Calcium is an essential mineral found in many foods and plays a role in many other functions. You probably already associate calcium with bone health. If so, you’re already on the right track. It is also a cofactor for several enzymes, helping them work efficiently. Calcium makes up a considerable 2% of your body’s weight. Almost all of the body’s calcium (estimated at 99%) is stored in the bones and teeth for structural support. The remaining calcium is used in other functions throughout your body, making it a critical component of your health for many reasons, some of which may be surprising.
Your body doesn’t make calcium on its own. This means you need to consume calcium through a nutritious diet or with supplements. Between the ages of 19 and 50, 1,000 mg is recommended daily. After 50, 1,200 mg is recommended daily for females, whereas 1,000 mg is adequate or men until they reach 70.
Some of the best food sources of calcium are:
If you are lactose intolerant, seek out another source of dietary calcium. Calcium supplements are helpful in boosting intake, but the first source of calcium should be your diet.
One of the biggest challenges of calcium intake is ensuring proper absorption. Even if you have a healthy, calcium-rich diet, calcium cannot be absorbed without Vitamin D. The best source of Vitamin D is sunshine. Because of this, many people are deficient. This includes people who live in northern climates and people who do not spend time outside. A supplement can help replenish your Vitamin D levels.
Calcium deficiency may occur for several reasons. Common reasons include:
Deficiency can cause several health issues, the most common being weakened bones and conditions like osteoporosis. Other signs of deficiency include muscle weakness, increased blood pressure, arthritis, and loose teeth. This is why calcium is so important; it benefits some of the most important functions in your body.
Calcium intake is needed for bone development from childhood through adulthood. Intake is also necessary to maintain peak bone mass in adulthood. Without adequate calcium intake, bones become thinner, more brittle, and more prone to fractures and breaking. Weakened bones also leads to osteoporosis, which is identified as a loss of bone mass. People with osteoporosis are at risk for serious health complications due to falls. Women are more prone to osteoporosis than men, but that doesn’t mean men are in the clear. Anyone can get osteoporosis, making calcium intake essential throughout a lifetime.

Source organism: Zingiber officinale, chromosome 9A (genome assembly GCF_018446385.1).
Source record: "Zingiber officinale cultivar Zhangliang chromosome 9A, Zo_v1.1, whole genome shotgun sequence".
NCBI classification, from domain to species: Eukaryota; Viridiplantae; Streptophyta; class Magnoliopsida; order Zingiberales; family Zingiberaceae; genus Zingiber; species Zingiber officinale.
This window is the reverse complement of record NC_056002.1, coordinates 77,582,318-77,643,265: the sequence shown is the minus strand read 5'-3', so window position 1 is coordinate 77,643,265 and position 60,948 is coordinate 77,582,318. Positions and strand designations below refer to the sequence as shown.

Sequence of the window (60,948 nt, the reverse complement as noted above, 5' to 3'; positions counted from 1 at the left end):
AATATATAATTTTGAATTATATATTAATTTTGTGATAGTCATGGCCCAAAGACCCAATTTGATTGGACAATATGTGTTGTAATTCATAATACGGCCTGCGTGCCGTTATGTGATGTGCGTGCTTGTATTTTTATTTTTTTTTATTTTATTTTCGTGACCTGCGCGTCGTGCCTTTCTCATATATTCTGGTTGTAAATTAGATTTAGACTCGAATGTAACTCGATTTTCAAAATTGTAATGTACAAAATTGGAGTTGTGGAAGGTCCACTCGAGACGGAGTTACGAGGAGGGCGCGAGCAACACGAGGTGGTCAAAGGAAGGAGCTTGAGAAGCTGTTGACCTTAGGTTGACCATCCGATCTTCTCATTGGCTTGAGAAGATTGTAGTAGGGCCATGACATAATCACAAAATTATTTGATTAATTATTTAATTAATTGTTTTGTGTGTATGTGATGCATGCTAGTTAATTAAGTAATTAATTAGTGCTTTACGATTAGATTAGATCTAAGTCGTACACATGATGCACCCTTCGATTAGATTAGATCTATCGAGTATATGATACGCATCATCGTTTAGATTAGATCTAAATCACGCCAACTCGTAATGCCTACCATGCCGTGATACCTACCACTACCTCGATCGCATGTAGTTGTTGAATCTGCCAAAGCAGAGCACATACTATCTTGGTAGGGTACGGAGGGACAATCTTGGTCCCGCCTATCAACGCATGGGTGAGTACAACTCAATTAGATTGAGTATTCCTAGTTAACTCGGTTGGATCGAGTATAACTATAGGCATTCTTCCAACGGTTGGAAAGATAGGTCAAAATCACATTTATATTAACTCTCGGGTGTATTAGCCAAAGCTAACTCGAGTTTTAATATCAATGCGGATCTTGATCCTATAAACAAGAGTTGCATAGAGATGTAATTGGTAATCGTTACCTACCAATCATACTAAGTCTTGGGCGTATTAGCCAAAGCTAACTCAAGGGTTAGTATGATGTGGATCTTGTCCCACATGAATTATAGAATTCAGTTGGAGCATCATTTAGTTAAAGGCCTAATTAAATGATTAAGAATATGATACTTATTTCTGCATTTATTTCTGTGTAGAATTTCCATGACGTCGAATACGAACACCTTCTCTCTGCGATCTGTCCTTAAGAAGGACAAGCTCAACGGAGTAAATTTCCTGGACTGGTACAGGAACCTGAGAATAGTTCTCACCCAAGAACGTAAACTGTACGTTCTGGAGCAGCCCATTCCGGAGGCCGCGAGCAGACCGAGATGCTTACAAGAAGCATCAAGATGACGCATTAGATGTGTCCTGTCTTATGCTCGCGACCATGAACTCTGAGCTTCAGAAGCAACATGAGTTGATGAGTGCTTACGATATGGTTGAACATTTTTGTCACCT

Calcium helps regulate muscle contractions by interacting with magnesium. When nerves are stimulated by muscles, calcium is released. Calcium binds to proteins in muscles, generating a contraction. Magnesium blocks calcium to help muscles relax. When calcium is pumped out of the muscle, the muscle relaxes. This is an important process for muscle function.
Some studies show that adults and children with low calcium intake are also more likely to gain weight. Calcium does not necessarily accelerate weight loss; however, it is involved in maintaining a healthy metabolism that is needed to maintain a healthy weight.
Calcium is critical for developing and maintaining healthy jawbones and your teeth. It helps hold your teeth in place and works with phosphorus in childhood to develop the strength of your teeth. Calcium is part of tooth enamel, which helps protect your teeth from bacteria and tartar that leads to cavities and diminished oral health.
Your blood vessels need calcium to help move blood and nutrients through blood vessels. This includes hormones and enzymes that impact nearly every function in the body.
There is a link between low calcium intake and increased symptoms of premenstrual syndrome. Calcium may help reduce common signs of PMS, including discomfort, fatigue, fluctuating mood, bloating, and food cravings. A healthy diet rich in calcium will contribute to minimizing these uncomfortable PMS symptoms that get in the way of daily life.
Most people don’t think of calcium as playing a role in heart health, but calcium is required by the heart. It is involved in the process that helps contract and pump blood throughout your body. Sufficient amounts of calcium assist cardiac muscles with contraction and relaxation. Calcium also helps maintain pressure levels in arteries and plays a role in maintaining a healthy blood pressure.
Calcium helps maintain the proper acid and alkaline balance in your body, helping to neutralize acidic compounds. If you consume foods such as cured meats, sugary drinks, sweet treats, and a lot of processed food, your body is consuming acidic foods. Acidity hinders proper nutrient absorption and decreases your health. Remaining acidic increases health risks in the long run, so it is important to support an alkaline environment in your body.
It was previously believed that calcium caused kidney stones. Modern-day research has revealed that dietary calcium is needed to help reduce the risk of kidney stones, and that other factors are more probable to their cause, such as dehydration and high oxalate consumption.
Calcium carbonate is used as a dietary supplement, but it is also used in antacids. These antacids help relieve occasional heartburn, a sour stomach, and acid indigestion.
Calcium is one of the most important minerals in the body. Continued deficiency throughout childhood and adulthood can result in negative health impacts, making dietary consumption an essential key to good health. If you are concerned about calcium intake, it is important to discuss it with your healthcare practitioner. An easy way to get calcium is with Teami De-Stress Powder, which has 325 mg of calcium in every serving.